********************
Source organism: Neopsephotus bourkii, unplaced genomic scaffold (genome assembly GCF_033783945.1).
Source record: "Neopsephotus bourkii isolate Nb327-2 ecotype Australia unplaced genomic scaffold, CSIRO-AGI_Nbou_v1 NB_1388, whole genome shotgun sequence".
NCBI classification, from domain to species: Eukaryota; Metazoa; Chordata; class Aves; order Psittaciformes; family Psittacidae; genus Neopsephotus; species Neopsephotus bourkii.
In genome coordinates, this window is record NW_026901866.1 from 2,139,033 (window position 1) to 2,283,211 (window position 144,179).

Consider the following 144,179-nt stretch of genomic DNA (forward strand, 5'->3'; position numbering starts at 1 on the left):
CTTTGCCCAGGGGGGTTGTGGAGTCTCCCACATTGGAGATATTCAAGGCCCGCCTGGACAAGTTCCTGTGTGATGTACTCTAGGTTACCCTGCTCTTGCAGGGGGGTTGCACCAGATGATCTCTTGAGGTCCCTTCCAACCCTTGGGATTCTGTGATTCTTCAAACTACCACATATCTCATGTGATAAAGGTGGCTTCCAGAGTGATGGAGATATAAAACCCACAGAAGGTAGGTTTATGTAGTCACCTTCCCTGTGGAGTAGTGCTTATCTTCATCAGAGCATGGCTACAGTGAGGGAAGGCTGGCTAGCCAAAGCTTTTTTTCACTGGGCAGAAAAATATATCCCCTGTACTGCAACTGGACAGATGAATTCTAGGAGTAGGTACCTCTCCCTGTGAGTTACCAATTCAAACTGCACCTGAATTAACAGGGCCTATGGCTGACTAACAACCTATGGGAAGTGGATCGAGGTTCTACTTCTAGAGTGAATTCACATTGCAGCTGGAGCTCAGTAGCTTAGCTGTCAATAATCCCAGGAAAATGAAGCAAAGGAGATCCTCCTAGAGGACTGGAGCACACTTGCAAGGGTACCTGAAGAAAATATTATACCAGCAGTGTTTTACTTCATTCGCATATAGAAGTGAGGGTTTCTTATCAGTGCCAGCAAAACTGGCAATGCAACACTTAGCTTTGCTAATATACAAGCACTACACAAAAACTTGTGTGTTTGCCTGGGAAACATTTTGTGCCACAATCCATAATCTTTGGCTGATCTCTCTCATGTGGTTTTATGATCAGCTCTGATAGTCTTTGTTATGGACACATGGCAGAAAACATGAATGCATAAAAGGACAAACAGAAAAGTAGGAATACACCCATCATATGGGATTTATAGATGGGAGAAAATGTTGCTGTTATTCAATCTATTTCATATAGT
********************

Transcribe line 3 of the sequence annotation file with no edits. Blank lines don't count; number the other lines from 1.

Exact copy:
NCBI classification, from domain to species: Eukaryota; Metazoa; Chordata; class Aves; order Psittaciformes; family Psittacidae; genus Neopsephotus; species Neopsephotus bourkii.